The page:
“Elizabeth Jones,” Mike Shane said. I sat there for a moment, still dazzled by his smile. He had said my name. I rose and moved to the center of the stage.
 
             He looked directly in my eyes, smiled, and said, “The word for you is alluring.”
            He pronounced it again, slowly, clearly.
            My mind finally engaged.
             “Alluring,” I said. “A-l-l-u-r-i-n-g.”
             It seemed a lifetime before he said, “Correct.”
 
             When we were down to four competitors and were on a ten-minute break, Millie said, “Gosh Liz, I thought you were going to be eliminated on that first word. What happened?”
 
             “It was as though he was telling me I was alluring. Isn’t that ridiculous. Me, plain Liz, alluring? Still it seemed like that’s what he was saying.”
 
             “Yeah, you wish. He was telling you what word you should spell.”
 
             "I know, I know," I sighed.
 
             Millie and I both lost in the next round. I misspelled accelerator by spelling it acceleratEr. We were disappointed, of course, but we stayed until the end. Robert Ward won by spelling thermoelement.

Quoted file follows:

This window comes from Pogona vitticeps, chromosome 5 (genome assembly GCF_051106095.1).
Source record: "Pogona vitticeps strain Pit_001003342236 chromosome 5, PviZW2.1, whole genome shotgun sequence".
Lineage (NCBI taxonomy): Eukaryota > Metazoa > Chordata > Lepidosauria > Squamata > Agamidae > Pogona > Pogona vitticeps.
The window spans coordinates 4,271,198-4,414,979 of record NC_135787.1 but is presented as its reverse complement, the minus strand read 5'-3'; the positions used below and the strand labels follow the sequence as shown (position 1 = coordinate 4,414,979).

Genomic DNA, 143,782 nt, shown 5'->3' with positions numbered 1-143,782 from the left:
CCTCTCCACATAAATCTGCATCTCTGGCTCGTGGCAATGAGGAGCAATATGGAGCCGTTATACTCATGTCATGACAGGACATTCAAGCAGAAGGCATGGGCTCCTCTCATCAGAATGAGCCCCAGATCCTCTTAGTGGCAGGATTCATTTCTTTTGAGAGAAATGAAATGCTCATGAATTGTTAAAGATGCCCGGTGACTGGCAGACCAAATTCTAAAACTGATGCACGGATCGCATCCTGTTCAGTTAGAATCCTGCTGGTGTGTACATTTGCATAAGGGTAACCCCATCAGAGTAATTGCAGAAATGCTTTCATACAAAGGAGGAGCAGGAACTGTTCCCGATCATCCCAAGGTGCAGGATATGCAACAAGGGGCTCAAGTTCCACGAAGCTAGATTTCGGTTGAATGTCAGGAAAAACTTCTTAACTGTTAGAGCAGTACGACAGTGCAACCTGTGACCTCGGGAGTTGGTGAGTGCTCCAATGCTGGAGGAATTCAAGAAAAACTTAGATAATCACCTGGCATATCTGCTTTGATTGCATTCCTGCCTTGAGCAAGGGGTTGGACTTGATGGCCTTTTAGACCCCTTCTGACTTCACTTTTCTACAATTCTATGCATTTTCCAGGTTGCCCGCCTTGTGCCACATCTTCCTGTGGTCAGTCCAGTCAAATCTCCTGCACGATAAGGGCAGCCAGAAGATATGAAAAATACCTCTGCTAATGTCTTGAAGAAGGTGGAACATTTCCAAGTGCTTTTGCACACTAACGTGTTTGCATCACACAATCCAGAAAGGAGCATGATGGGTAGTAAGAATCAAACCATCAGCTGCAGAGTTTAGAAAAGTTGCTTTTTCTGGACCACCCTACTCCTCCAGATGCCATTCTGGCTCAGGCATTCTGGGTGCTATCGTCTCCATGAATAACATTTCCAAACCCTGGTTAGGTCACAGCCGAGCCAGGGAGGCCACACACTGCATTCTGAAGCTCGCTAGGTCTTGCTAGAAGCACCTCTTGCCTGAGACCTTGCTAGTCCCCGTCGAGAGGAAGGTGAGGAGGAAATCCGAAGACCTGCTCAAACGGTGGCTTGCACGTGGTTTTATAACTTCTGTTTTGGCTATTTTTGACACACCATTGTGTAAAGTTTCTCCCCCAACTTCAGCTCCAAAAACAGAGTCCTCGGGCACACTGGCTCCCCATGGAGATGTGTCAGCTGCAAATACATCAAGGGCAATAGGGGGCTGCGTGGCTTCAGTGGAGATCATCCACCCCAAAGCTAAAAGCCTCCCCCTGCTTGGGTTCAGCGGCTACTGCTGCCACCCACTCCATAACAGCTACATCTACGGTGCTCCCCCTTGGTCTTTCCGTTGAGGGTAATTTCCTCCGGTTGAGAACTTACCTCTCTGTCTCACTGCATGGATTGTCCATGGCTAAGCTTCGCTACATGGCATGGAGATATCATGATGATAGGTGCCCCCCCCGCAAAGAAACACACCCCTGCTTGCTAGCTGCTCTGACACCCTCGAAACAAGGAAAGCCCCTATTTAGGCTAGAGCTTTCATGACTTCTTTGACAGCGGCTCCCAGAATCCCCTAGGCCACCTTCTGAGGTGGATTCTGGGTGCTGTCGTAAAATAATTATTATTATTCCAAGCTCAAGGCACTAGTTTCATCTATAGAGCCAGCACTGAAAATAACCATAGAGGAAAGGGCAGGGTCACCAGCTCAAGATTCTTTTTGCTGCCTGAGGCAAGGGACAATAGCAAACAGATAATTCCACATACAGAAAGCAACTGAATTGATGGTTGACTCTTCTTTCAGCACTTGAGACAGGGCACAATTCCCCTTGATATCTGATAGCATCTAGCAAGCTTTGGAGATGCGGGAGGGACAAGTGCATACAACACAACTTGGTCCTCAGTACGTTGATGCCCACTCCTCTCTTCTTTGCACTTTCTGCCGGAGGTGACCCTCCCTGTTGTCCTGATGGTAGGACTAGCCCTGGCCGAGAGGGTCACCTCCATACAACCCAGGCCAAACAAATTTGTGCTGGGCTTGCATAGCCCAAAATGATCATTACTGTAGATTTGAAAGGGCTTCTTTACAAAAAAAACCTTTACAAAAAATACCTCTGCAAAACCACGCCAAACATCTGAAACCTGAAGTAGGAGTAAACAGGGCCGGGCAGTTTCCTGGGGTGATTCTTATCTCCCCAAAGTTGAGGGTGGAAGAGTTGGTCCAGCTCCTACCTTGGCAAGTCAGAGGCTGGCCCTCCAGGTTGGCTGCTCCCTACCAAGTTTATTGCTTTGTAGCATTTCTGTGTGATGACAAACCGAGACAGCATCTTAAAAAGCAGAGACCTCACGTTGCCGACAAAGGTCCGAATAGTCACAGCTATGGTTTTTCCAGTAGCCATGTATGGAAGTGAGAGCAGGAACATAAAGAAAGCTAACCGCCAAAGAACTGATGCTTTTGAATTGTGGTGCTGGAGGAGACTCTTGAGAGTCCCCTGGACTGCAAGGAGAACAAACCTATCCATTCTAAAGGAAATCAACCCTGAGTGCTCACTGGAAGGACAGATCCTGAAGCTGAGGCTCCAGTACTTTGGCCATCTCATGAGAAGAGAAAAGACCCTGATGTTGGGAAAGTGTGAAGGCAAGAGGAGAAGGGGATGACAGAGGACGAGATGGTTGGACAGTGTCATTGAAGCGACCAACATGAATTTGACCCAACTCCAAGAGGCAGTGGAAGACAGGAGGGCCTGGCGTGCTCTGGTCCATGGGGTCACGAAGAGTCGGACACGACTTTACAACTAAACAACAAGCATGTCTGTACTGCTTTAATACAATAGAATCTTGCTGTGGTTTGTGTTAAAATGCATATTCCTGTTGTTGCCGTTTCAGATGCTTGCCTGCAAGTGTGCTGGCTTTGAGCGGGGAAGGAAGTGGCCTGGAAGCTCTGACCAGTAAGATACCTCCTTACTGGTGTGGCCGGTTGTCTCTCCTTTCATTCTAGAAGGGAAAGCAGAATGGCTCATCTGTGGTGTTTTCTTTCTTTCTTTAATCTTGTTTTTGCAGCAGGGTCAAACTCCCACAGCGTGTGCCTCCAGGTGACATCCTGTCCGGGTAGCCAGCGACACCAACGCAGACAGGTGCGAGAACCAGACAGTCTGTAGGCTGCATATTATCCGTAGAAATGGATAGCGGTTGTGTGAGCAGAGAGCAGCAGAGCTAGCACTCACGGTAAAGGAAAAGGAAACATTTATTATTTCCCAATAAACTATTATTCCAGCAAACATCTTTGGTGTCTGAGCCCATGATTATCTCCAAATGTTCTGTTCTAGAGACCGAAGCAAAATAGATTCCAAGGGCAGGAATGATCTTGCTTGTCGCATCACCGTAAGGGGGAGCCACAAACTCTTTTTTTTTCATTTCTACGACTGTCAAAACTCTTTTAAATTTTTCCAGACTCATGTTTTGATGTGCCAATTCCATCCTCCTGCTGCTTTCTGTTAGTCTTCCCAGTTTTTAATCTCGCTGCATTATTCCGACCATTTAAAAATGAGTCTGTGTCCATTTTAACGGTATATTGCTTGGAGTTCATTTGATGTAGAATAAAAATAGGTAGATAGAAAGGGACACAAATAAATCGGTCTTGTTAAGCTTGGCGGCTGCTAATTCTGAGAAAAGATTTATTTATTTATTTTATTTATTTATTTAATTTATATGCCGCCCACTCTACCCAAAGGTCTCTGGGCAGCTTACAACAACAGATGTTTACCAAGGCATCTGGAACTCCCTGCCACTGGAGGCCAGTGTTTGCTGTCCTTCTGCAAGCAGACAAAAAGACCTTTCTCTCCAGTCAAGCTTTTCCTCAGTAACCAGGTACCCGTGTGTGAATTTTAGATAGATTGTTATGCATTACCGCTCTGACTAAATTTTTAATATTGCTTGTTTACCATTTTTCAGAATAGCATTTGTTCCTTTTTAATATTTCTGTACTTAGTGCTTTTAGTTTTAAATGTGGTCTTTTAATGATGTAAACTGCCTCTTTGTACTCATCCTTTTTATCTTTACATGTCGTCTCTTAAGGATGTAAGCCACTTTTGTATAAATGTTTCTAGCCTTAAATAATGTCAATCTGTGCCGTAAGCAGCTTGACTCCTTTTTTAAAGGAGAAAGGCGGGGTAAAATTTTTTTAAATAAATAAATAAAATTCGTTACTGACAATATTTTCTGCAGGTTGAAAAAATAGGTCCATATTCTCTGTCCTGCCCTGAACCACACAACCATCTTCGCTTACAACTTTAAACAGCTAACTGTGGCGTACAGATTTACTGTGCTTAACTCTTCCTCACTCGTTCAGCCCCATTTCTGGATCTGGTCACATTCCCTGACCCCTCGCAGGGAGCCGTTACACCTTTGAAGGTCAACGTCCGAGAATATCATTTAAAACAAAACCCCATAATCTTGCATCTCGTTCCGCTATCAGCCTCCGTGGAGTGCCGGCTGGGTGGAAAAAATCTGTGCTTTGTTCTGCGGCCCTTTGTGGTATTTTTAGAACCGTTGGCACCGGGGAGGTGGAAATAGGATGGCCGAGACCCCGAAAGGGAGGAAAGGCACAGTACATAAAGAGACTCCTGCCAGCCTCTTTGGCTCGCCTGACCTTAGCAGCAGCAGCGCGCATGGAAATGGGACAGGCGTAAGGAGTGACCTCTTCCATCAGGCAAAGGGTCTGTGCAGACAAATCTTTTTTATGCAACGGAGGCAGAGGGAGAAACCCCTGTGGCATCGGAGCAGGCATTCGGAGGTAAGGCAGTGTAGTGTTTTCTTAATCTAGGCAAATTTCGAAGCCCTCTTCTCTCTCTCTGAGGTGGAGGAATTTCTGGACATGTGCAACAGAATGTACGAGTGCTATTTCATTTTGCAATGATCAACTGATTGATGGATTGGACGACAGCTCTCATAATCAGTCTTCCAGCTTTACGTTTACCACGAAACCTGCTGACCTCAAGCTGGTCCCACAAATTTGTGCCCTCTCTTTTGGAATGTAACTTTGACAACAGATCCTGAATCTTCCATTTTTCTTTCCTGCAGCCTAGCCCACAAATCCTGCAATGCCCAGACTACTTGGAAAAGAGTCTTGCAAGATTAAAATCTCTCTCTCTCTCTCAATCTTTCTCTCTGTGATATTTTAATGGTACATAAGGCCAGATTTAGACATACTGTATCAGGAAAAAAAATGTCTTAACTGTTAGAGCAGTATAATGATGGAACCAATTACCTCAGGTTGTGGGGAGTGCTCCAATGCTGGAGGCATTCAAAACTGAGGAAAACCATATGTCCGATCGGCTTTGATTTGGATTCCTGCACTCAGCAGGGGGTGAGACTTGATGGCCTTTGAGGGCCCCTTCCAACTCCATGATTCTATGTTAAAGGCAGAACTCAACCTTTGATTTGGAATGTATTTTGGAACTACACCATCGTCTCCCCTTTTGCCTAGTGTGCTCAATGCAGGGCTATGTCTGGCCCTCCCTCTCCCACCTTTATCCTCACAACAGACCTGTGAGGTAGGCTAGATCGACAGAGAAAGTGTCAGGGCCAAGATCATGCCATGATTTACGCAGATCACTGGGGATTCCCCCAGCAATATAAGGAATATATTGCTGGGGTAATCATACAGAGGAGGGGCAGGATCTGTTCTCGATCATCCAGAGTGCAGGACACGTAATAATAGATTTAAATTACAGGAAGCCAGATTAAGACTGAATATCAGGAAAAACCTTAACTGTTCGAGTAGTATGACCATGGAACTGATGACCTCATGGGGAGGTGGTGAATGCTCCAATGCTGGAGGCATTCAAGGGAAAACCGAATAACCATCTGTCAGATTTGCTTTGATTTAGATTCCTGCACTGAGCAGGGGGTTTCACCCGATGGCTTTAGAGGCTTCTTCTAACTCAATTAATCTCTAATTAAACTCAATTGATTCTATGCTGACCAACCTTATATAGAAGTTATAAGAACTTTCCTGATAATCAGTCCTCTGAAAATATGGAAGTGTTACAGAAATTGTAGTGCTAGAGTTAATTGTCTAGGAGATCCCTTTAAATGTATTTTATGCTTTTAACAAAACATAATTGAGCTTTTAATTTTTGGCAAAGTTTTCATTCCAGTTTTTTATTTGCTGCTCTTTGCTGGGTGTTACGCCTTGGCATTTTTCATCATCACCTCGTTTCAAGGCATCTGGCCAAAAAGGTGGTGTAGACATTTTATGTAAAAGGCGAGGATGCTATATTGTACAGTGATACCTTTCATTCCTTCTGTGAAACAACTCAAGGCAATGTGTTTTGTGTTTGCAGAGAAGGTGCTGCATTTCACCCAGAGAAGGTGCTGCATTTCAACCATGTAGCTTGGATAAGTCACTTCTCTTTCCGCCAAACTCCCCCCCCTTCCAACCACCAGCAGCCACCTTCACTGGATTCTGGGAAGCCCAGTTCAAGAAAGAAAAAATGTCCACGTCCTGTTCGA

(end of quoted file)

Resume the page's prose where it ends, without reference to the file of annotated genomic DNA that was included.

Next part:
At home I listened to Mark Shane’s radio show and watched him on television. Millie was there the next Saturday waiting to go to a movie with me.
 
             “If we don’t leave soon we’ll miss half the show,” Millie said as I sat in front of our living room TV.
 
            “We’ll get there in time,” I insisted. “It’s only a movie.”
 
             “Have your parents noticed how interested in weekend weather you are all of a sudden?”
 
             “Don’t you dare tell ‘em,” I said. “I know it’s silly, but he’s so handsome and has the nicest smile.”
 
            While Millie and I were at the movie Mike Shane telephoned my house.
 
             “Who is this Mike Shane who called last night?” Dad demanded the next morning.
 
             “Mike Shane called me?”
 
             “That’s what he called himself.  Said he was coming up from Springfield to get permission to date you.”
 
            “To date me?”
 
             “That’s what he said. Who is this guy, anyway?”
 
            “When did he say he’d be here?”
 
             “Some time this evening, I think,” Dad said.
 
             Mother fixed my hair and we decided on my blue dress. Dad let me get a new pair of shoes and Mother had a cute little matching box purse.